Monday, July 10, 2017

Cruelty of Curiousity

A ragged crew from the neighborhood saddled bicycles pulsing with personality; they announced something undeniable about each of us. Reed’s, a dirt bike, single speed, fire engine red—a testament to just how boy he was. Michael’s, a rusted mountain bike, left outside all winter, the chain loud, the gears no longer easy to shift (he never took care of things). Mine, pink with a banana seat, beads clipped to the spokes, but the paint was scratched and flaking, casualties from trying to keep up with the boys. A five-gallon bucket hung from my handlebars, a fishing net tucked through the back of my shirt like a sword in a sheath.  None of us wore helmets.  Danger wasn’t as dangerous back then.

We raced through alleys, intentionally stirring up the barking dogs and laughing.  We’d zig and zag in front of one another, teasing and taunting. We were headed to the pond and the gaping yawn of the afternoon was open before us.  It was summer and we were free.

Bent precariously along the shoreline, we sloshed water in the bucket.  Reed took the net. I splashed along the edge with the boys, sneakers sopping up the fetid murk of pond water and mud.  We talked like we were experts, but we were only pontificating and no one ever called the other’s bluff.  The slippery frogs with the spotted backs were “leopard frogs.”  They were the hardest to catch, fast and slippery. We slapped one another on the back and cheered each time we caught one. We learned the hard way that they had the determination and the ability to leap from the captive bucket.

Mostly, we caught tiny toads that pooped in our hands, either in self-defense or from the fear alone. We’d wipe our filthy hands on our cut-off jeans and deposit the toads with little care into the bucket.

When the sun began to dip, we’d begin the trek home, proud of ourselves for the day’s haul.  The ride home was quieter.  Reed and Michael rode alongside, peeking into the bucket to check on the tender beings we’d decided were ours.

Once home, we placed the bucket in the shade outside my basement door.  We studied and named the toads, picking favorites and claiming ownership as if choosing a draft. We furnished our captured friends a home, rich with grass and sticks and rocks, and told ourselves they were happy. Against the backdrop of day’s fading light we raced about, preparing a feast of lightning bugs, the glowing bulbs torn from their bodies and dragged across our skin to make rings and geometric designs that glowed, the remainder dumped into the bucket. Mosquitos, slapped and flattened on our forearms, provided dessert. We were monsters, really, capturing and killing as we saw fit, the night echoing with our laughter.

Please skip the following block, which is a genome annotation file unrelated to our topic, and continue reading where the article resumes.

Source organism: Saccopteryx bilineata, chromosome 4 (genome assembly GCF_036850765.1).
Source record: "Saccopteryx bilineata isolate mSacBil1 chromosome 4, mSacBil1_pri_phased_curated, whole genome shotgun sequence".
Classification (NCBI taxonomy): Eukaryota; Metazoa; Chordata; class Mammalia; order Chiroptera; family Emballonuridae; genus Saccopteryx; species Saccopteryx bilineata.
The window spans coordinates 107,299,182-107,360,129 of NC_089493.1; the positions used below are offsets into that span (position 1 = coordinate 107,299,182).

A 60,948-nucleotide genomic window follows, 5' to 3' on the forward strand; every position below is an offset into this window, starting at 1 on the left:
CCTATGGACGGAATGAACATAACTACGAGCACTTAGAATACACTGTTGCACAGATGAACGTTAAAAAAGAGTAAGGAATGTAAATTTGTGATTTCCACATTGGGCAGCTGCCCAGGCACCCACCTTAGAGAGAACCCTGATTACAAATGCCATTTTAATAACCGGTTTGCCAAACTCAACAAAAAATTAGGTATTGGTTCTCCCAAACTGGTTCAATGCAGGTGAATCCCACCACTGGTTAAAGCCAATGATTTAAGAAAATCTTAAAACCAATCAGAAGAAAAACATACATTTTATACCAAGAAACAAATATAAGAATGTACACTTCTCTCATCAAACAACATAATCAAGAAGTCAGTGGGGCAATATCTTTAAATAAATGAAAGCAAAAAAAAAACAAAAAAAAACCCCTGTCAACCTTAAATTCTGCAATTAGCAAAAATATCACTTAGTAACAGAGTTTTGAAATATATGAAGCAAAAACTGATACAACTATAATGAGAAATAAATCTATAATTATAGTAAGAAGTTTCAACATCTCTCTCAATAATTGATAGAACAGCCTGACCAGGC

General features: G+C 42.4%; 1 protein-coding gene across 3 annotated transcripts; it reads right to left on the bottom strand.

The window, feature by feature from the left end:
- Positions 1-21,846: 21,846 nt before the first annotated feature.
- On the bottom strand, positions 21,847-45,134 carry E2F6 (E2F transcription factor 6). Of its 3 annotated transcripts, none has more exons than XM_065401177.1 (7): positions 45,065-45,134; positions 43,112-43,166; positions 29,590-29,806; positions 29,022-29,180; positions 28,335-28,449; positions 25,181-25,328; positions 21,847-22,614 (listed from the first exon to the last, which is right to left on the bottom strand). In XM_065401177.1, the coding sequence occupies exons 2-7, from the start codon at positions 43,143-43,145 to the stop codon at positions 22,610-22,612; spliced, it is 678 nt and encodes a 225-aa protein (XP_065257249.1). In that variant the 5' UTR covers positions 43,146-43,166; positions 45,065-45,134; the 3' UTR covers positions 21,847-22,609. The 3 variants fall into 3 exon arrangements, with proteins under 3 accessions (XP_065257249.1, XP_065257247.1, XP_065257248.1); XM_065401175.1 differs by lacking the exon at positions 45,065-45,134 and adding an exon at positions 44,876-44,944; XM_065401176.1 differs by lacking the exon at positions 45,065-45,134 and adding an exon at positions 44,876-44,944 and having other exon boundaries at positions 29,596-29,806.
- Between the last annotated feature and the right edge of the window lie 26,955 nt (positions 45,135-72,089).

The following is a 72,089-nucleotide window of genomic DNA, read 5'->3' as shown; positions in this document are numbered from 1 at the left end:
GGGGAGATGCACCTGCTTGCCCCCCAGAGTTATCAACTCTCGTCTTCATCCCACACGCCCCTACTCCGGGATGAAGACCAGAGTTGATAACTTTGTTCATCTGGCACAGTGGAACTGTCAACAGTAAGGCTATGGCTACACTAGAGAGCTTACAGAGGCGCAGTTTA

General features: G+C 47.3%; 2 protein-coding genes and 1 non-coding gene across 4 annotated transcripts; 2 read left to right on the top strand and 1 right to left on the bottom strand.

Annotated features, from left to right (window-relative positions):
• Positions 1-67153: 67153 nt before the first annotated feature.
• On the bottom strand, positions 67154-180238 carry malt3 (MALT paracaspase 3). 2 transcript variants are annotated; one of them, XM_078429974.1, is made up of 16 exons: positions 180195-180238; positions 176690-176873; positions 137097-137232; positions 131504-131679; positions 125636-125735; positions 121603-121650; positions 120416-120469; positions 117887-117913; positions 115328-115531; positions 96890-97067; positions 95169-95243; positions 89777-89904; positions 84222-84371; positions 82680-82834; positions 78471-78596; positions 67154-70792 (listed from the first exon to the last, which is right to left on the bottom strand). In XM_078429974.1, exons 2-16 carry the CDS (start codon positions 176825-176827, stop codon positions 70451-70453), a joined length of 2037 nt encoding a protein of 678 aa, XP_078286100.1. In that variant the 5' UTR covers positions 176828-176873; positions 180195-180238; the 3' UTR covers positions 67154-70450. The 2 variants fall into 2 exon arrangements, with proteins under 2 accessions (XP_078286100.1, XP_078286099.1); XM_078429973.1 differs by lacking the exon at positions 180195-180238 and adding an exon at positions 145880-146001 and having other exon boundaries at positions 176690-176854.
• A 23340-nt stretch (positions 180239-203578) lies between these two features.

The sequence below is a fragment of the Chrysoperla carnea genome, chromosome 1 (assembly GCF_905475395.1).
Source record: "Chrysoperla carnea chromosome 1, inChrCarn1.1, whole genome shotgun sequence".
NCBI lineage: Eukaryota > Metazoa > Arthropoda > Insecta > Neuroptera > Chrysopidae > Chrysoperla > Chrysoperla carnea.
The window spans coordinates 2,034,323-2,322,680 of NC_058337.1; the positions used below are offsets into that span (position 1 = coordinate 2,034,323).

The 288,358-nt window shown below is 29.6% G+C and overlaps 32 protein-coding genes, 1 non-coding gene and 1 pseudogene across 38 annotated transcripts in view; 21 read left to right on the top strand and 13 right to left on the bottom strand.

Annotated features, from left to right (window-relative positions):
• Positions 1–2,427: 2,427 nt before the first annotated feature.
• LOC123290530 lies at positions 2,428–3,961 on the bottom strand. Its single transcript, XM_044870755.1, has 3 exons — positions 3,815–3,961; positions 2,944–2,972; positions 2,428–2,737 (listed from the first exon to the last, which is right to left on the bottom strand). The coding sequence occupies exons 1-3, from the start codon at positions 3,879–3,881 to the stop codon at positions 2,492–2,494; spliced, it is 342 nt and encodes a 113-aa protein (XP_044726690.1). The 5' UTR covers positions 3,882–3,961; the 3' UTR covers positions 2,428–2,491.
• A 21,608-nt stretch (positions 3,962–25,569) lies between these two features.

The toads always died. In the morning, we’d pinch the dead between two sticks and dump them in the yard.  A pooping toad in hand breathed.  We knew without needing to be taught that a dead thing required distance. We’d given them food and built them a home.  We’d named them, but we couldn’t keep them alive.  We were 11 and knew very little about what it took to sustain life.

Days later, when only a few survived, my mother would complain of the smell and demand that we get rid of them. Again, we’d climb atop bicycles and return to the pond.  A small handful of toads, each no larger than a dime, spilled forth from the toppled bucket.  Did they remember the marsh, the pond, the grasses?  Had they missed it? Had their families worried?  And once reunited, did they hold vigils for those who didn’t return, those whose lives were sacrificed for our curiosity and indifference and ignorance? We told ourselves we’d given them a wonderful adventure.  We hadn’t yet learned of cruelty.


Sunday, July 2, 2017

My Friend Rejection

Lately, I’ve been spending a lot of time with someone I grew up with.  I tried for years to hold her at arm’s length.  She’s kind of a bitch, truth be told.  She’s cold and has a cutting tongue, no filter.  She points out all my flaws and shortcomings. She raises the flags of my insecurities, beams piercing spotlights on my most embarrassing qualities. She has this annoying way of pursing her lips into a tight, condescending sneer as she raises her eyebrows to ask: Really? You thought they’d pick you? Why would they ever choose you? You’re so silly! Sometimes she’s a downright liar. But I can’t seem to shake her, so I’ve decided to befriend her.  Her name is Rejection. Ironically, she’s pretty attached to me.